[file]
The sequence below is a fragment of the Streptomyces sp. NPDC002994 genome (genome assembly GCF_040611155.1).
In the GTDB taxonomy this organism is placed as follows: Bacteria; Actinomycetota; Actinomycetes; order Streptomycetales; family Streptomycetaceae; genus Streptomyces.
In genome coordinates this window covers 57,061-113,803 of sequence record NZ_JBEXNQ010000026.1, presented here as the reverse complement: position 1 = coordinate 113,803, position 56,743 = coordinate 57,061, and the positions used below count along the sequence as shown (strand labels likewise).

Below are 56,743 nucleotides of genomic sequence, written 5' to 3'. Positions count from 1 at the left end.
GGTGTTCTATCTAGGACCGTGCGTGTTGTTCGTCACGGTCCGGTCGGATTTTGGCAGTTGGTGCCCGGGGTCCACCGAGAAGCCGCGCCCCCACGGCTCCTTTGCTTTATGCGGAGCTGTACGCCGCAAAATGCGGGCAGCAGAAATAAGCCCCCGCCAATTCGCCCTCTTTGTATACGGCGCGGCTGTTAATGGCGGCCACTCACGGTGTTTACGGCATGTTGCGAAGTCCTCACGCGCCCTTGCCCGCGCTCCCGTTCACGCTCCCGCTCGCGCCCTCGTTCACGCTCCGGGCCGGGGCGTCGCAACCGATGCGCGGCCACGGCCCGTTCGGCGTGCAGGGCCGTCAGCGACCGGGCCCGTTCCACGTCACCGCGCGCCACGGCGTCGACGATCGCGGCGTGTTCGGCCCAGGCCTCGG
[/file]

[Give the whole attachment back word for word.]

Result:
The sequence below is a fragment of the Streptomyces sp. NPDC002994 genome (genome assembly GCF_040611155.1).
In the GTDB taxonomy this organism is placed as follows: Bacteria; Actinomycetota; Actinomycetes; order Streptomycetales; family Streptomycetaceae; genus Streptomyces.
In genome coordinates this window covers 57,061-113,803 of sequence record NZ_JBEXNQ010000026.1, presented here as the reverse complement: position 1 = coordinate 113,803, position 56,743 = coordinate 57,061, and the positions used below count along the sequence as shown (strand labels likewise).

Below are 56,743 nucleotides of genomic sequence, written 5' to 3'. Positions count from 1 at the left end.
GGTGTTCTATCTAGGACCGTGCGTGTTGTTCGTCACGGTCCGGTCGGATTTTGGCAGTTGGTGCCCGGGGTCCACCGAGAAGCCGCGCCCCCACGGCTCCTTTGCTTTATGCGGAGCTGTACGCCGCAAAATGCGGGCAGCAGAAATAAGCCCCCGCCAATTCGCCCTCTTTGTATACGGCGCGGCTGTTAATGGCGGCCACTCACGGTGTTTACGGCATGTTGCGAAGTCCTCACGCGCCCTTGCCCGCGCTCCCGTTCACGCTCCCGCTCGCGCCCTCGTTCACGCTCCGGGCCGGGGCGTCGCAACCGATGCGCGGCCACGGCCCGTTCGGCGTGCAGGGCCGTCAGCGACCGGGCCCGTTCCACGTCACCGCGCGCCACGGCGTCGACGATCGCGGCGTGTTCGGCCCAGGCCTCGG